there is a way more interesting question to ask…
a question that says way more interesting things about
how we recruit people
.

And this question is:
WHY do people feel the need to hide something?

A question just for the sake of everybody. 😉

Let me develop.

Most of the time, when people intentionally hide something with the dates, they want to hide an unemployment period. There are plenty of reasons for not receiving a salary.

It’s important to make this distinction: receiving a pay for performing a certain set of tasks and producing or tempting to produce some kinds of outcomes without being paid for that (but maybe expecting receiving some financial returns).

Entrepreneurs of any kinds belong to the 2nd category.
And as far as I know, entrepreneurship is far from having no value for an organization.

There are plenty of reasons for not receiving a salary.
I’m going to give you a few possibilities:

- It is very possible to earn a lot of money at the lottery that free people from having to hunt a salary. I personally never read in a resume: “I win at the lottery and then decided to experiment enjoying life without having to hunt a salary.” The person, for some reasons, lost/spend everything.
Is there something wrong in needing again a decent job?
Unless maybe you are jealous for not winning the lottery. 😉

- A person can quit a job, even a good, rewarding position because they make the choice to accompany until death a beloved one. Have you ever read on a resume: “I decided to stay full time with my father/ mother/ husband/ wife/ son/ daughter/ brother/ sister for their last year/6months on Earth.”?
Is there anything morally reprehensible in this choice?
Does this choice and experience diminish professionally people in any way?

- A person can suffer depression, or burn out, unable to perform any kind of task for a certain period of time. They made the personal work. Now, they are out of these states. They get up, stand up.
Do you think people didn’t gain anything valuable from these experiences for an organization, like maybe “emotional resilience”, like “anger management”, like “setting boundaries”…?

- A person may lose a previous job because she/he was a sex/drug addict and forced by a court to follow a sex/drug therapy. Did you ever read on a resume: “active fellow at the XXX Clinic Center during the 6 months sex therapy program”?

- ...

 

WHY do people feel the need to hide something?

It’s very very simple.

They feel the need to hide something because they are SCARED (to death?)!

What do they fear?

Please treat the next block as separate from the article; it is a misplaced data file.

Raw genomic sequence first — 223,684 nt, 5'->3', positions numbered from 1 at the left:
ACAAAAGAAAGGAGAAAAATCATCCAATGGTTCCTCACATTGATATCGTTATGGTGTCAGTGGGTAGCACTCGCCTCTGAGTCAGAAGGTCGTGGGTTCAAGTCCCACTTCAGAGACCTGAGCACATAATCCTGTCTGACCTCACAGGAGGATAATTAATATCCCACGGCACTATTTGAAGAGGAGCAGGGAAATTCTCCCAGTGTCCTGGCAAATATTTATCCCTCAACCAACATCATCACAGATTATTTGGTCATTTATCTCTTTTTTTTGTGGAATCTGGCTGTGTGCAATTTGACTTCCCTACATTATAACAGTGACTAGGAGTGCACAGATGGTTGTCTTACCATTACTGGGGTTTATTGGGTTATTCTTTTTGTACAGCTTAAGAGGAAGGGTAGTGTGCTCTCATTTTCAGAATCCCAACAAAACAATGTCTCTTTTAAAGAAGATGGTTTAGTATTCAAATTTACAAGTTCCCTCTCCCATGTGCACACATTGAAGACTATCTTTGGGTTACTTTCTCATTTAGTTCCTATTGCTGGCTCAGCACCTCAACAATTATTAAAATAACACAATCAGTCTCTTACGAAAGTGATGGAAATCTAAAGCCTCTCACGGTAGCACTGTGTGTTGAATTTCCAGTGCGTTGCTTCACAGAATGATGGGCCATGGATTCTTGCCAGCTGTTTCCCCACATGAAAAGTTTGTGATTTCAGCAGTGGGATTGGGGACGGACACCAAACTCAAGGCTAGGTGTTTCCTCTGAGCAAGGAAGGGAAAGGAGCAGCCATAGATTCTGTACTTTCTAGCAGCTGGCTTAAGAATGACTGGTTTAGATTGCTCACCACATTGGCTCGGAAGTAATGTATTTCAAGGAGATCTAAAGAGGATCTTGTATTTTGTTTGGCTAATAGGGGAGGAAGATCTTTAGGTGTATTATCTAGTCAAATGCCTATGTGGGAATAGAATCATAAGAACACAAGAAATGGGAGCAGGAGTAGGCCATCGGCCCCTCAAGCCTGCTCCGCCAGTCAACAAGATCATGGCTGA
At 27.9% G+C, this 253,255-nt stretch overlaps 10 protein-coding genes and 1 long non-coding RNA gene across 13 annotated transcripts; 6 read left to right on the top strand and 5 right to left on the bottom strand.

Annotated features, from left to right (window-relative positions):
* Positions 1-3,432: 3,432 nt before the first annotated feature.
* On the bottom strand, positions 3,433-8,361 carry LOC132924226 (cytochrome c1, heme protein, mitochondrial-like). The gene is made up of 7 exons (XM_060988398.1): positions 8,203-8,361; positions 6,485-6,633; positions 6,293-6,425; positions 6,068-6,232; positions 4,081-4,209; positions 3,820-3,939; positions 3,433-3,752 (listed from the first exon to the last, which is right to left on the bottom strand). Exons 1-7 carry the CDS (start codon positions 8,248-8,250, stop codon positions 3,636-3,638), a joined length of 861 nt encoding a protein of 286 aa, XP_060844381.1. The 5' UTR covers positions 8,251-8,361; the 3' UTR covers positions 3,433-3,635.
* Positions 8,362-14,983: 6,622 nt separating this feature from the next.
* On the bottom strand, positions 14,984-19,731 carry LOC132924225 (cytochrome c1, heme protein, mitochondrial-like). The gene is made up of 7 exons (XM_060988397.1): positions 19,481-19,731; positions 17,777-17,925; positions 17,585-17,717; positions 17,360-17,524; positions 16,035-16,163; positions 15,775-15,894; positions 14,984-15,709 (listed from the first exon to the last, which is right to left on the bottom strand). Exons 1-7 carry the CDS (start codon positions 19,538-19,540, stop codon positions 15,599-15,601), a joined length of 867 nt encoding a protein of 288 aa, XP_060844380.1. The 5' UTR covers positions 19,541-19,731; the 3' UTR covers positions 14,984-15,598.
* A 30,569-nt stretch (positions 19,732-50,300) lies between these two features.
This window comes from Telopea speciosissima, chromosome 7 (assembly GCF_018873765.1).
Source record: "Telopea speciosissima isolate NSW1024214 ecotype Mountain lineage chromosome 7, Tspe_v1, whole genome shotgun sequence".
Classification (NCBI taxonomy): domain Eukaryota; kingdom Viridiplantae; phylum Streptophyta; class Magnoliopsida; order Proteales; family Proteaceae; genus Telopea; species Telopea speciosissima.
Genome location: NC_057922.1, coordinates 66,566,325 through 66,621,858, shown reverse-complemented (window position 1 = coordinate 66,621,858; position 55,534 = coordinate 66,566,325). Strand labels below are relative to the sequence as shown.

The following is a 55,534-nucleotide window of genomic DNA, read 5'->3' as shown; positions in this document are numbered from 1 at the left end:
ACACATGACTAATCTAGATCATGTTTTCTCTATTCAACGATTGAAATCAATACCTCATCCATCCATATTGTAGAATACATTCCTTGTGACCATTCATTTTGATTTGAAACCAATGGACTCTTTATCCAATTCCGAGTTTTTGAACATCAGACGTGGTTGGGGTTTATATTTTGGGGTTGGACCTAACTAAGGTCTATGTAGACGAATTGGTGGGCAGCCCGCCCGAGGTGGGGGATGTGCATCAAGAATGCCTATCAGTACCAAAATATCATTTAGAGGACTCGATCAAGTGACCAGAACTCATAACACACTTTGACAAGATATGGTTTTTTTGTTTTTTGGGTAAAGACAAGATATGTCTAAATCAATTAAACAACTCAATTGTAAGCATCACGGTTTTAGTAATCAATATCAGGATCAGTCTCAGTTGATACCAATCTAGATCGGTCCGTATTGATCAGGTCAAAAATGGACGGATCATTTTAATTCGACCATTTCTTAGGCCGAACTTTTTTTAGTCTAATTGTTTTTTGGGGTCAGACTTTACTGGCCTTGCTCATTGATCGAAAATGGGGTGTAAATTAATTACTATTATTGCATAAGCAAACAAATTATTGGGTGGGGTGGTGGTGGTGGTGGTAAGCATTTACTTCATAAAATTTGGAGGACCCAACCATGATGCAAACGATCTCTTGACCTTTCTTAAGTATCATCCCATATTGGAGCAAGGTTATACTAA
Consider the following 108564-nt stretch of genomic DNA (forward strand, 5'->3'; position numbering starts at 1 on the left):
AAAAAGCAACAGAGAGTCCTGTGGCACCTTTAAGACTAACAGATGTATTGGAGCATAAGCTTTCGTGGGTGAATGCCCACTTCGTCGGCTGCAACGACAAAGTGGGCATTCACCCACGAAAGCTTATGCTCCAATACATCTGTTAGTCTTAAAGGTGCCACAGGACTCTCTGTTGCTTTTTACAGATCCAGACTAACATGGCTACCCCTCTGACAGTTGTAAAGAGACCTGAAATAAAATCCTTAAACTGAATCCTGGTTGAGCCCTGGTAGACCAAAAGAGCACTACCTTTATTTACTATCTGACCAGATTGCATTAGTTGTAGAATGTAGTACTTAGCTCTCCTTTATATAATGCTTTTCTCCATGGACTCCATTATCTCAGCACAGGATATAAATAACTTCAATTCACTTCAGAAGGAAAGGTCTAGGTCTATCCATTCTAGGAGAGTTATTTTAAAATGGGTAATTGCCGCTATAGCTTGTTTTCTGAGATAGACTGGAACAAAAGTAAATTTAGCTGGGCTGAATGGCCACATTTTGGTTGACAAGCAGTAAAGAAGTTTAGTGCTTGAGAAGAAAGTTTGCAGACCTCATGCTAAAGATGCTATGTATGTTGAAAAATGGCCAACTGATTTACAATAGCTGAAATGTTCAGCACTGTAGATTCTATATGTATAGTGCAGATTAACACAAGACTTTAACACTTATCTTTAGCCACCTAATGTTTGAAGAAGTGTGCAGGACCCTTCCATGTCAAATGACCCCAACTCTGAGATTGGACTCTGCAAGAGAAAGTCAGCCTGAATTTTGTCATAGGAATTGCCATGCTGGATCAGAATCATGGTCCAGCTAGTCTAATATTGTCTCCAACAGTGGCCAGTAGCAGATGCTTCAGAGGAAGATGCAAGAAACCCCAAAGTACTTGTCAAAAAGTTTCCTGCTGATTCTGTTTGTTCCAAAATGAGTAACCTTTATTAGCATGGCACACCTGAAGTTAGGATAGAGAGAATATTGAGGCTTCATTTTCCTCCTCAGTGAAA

They fear to be misvalued by the recruiter. By “misvalued” I mean “disvalued”.

They are scared (to death) to be DISVALUED
as a PROFESSIONAL BEING,
and by extension as a HUMAN BEING.

Why do they fear to be disvalued?
They fear to be disvalued because even if recruiters know they are living in a “Using Knowledge” Economy, plenty out there are still using a “1st Industrial Revolution” Recruitment Mindset from time to time!

Are they right to fear?
Hum… well, when you read what you read… all the “advices” … the more or less conscious sent message is:
"YOU’RE NOT GOOD ENOUGH!
Because, you don’t have the X number of years of Y experiences!
You’re not from our industry!
You don’t have the Z diplomas, degrees!
You don’t have a logical career progression!
And guess what?
We basically don’t care about WHO you are and WHAT you did with WHAT happened to you or WHAT you made happen! Unless, it’s in the scope of what we can appreciate!”

And finally people come up with the solution:
If I’m not good enough,
just fake it,
hide something,
and make up my life!

Who’s to blame?

The “1st Industrial Revolution” Recruitment Mindset

About resources:

“If a machine has not been used for a long time, maybe
- it won’t work easily again because of rust;
- if it has not been used for a long time, it’s because it’s no more useful, outdated, broken;
- why should we use something that others/predecessors prefer not to use: there must be a hidden defect.”

Now replace “machine” by “person/people” and you got the “1st Industrial Revolution” Recruitment Mindset.

The last thought

 

For having talked with different professional recruiters, some of them genuinely want to know, want to inquire what’s behind the vague statements in a resume. Some recruiters are more empathetic than others.

However, if you take a bit of distance...
there is something quite unhealthy in sending the message (from a professional practice) “you’re not good enough” and then (people from this professional practice) asking people to confess you exactly WHAT they feel will disvalue them in your mind.

I would be happy to read your comments and reactions.
Feel free to express yourself, wherever of the side you are.

Xavier BARILLER

About the author: because Xavier has more a human capital approach than a human resource approach, and a people development approach based on the intrinsic human success factors, he approaches personal and organizational people’s issues in a very different way.